Start the Revolution Without Anybody


Hosni Mubarak seems to have gotten another day to pursue his bold vision of remaining president of Egypt for another day. After Mubarak declared his intention to stay in office in a late-night address, President Obama called to deliver what is being characterized as a stern talking-to, which doesn't sound as stern as all that.

The fecklessness of U.S. foreign policy, in contrast to the generally pro-protest tone of the American media and (as far as I can tell) population, makes me wonder what all this says about the American "street." As Reason's man about town Charles Paul Freund wrote extensively back in the days of the Bush Administration's "Freedom Agenda," the choice between Islamists and dictators may be a false choice. But one fact stands out: In all but one of the places you can credibly claim a "Jasmine Revolution" is occurring, the protesters are trying to bring down a government that is to some degree (in the case of Egypt and Jordan, a very great degree) an American ally. Only in Lebanon, where Hezbollah's procedural takeover prompted violence from followers of Saad Hariri, was any part of the pan-Sunni uprising tilted toward a U.S. friend. (And Lebanon, which is dealing with its own cluster of catastrophes, can't really be considered part of this movement.)

That's not an intractable situation. Mark LeVine argues here that Obama needs to get past his aversion to talking democracy, and Ronald Reagan's last-minute turn on Ferdinand Marcos is still the great example of a successful realignment of policy toward a teetering dictator.

The question is who's lined up to take over Egypt. Ayman Nour, the Mubarak challenger who spent four years in prison following the 2005 election, has reportedly been injured in the demonstrations. Nobel laureate Mohammad ElBaradei, who just two days ago seemed like a joker trying to jump in with the winning side, has had his reputation burnished by being hosed down and put under house arrest by the regime. He also has a history of opposition to U.S. policy that makes it hard to tag him as an American puppet. But those are both long shots. Mubarak's prisons hold plenty of innocent people and honorable dissidents, but they also hold some of the worst people on this planet.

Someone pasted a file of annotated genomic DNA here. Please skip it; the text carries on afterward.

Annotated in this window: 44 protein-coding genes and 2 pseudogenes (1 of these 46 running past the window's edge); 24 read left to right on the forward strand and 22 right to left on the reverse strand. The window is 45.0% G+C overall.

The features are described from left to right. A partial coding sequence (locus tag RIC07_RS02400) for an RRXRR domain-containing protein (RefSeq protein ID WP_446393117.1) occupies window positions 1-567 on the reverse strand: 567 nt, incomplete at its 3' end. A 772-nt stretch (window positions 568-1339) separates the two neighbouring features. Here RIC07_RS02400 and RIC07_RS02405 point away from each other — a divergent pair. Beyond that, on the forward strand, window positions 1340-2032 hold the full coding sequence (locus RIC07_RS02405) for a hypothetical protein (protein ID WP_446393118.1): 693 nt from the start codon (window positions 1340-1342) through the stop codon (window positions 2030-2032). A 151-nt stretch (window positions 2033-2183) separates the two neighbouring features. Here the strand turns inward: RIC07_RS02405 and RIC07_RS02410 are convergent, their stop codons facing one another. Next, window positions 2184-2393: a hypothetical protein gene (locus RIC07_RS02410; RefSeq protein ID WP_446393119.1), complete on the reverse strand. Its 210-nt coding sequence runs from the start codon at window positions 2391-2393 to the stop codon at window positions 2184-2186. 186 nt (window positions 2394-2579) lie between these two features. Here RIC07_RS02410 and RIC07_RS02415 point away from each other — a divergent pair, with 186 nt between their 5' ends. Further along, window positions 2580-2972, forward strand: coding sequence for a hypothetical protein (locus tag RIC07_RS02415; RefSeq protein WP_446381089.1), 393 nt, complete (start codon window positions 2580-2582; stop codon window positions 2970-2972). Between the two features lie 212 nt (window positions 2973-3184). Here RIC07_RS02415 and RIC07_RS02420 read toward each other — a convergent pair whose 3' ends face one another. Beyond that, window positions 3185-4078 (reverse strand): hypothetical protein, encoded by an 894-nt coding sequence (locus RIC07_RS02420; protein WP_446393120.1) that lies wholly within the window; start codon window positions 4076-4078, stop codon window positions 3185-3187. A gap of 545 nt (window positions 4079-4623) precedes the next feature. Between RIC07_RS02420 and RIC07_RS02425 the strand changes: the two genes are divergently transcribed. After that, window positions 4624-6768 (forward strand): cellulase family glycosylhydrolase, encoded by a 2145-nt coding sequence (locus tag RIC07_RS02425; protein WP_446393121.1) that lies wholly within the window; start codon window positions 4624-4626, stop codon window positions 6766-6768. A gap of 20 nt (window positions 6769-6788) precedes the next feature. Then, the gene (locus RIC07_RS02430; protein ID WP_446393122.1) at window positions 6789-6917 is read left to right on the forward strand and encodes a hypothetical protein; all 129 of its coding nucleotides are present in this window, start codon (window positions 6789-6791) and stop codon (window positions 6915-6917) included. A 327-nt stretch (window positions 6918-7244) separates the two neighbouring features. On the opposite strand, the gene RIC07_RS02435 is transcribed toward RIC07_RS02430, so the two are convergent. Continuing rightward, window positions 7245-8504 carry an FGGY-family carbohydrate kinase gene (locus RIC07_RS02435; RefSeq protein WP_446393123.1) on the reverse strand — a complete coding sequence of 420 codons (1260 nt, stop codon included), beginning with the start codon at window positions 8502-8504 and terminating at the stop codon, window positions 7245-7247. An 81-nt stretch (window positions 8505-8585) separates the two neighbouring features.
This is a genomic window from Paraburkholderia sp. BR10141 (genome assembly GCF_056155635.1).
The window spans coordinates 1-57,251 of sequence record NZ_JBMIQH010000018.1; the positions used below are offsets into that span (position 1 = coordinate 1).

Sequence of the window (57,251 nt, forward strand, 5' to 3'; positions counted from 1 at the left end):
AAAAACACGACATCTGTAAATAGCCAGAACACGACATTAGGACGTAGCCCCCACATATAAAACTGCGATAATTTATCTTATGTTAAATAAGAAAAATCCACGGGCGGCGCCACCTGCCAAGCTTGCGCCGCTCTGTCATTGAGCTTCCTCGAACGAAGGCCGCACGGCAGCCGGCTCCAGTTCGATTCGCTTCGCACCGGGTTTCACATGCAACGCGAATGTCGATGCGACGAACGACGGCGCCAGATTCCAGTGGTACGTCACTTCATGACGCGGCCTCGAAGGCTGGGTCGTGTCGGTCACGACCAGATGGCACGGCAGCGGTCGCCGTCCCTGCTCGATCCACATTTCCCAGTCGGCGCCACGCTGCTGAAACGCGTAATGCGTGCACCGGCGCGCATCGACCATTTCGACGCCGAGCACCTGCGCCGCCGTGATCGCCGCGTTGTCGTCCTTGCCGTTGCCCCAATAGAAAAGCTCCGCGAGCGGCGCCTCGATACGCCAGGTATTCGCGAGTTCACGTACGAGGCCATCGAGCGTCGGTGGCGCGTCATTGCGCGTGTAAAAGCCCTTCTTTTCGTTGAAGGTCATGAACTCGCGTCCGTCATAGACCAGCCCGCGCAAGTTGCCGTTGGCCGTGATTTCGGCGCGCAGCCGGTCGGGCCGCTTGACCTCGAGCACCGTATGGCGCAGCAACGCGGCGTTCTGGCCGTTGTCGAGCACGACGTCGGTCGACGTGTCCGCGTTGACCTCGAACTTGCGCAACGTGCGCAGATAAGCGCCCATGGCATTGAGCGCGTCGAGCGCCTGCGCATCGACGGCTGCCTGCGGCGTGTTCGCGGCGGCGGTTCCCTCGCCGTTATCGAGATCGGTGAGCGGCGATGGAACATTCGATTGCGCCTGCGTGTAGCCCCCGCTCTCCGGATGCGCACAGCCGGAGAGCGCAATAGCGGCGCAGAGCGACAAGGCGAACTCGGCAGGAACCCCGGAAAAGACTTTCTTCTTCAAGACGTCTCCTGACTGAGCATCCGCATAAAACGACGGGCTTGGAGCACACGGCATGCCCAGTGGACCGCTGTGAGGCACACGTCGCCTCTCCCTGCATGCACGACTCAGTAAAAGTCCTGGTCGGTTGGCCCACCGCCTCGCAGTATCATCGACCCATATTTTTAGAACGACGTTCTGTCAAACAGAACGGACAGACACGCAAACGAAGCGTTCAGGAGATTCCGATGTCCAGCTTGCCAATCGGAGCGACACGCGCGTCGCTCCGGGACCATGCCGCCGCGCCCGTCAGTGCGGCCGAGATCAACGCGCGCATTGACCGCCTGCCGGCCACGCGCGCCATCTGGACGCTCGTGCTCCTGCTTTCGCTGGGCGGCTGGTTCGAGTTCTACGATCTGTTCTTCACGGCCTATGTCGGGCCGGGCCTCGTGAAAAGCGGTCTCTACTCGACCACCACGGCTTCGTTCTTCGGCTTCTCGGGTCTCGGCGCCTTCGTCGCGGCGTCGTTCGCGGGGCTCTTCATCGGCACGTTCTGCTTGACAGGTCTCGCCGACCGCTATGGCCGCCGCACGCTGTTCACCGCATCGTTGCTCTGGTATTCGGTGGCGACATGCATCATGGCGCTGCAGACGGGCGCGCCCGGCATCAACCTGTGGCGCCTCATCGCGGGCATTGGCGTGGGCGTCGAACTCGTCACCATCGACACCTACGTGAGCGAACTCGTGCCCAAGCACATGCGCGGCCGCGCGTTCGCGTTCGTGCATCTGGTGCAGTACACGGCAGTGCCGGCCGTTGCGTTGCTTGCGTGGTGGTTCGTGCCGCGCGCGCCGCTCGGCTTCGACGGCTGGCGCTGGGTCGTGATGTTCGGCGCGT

Mubarak's going down at all is another long shot. Apparently phone usage has been restored and the internet can't be turned off forever. But what is euphemistically called Egypt's "extensive security apparatus" plays out in reality as a situation where a great many people are implicated in the regime's crimes and have a lot of incentive to keep it in place. In a world where you can't even count on The New York Times to go out of business, you can never underestimate the ability of a discredited institution to linger.

Obama is not to blame for this. Nor was Bush, or Clinton, or the other Bush, or any other president from living memory. You could go all the way back to Franklin Roosevelt and his great ambassador James S. Moose (who famously described Arabic as a language that "opens the door to an empty room") and still not have the first thread of America's potentate-oriented Middle East policy. It's a long-ingrained habit, and it will take a long time to lose. But you have to start somewhere.

And in answer to Michael Moynihan's calumny against Omar Sharif, here's a lesson in what happens when you try to kill the king and miss: Sharif as a Nazi with a conscience in the fantastically great and almost totally forgotten Night of the Generals:

Update: Maybe he won't get another day after all. Mubarak's sons evacuated to London. Al Jazeera caller says cops and army have abandoned central Cairo to looters. Wikileaks scuttlebutt on the new vice president. Notes on the new prime minister. Michael Totten has grim polling numbers suggesting what a democratic Egypt might look like. Is this what we can expect for Egypt's great unislamic idols?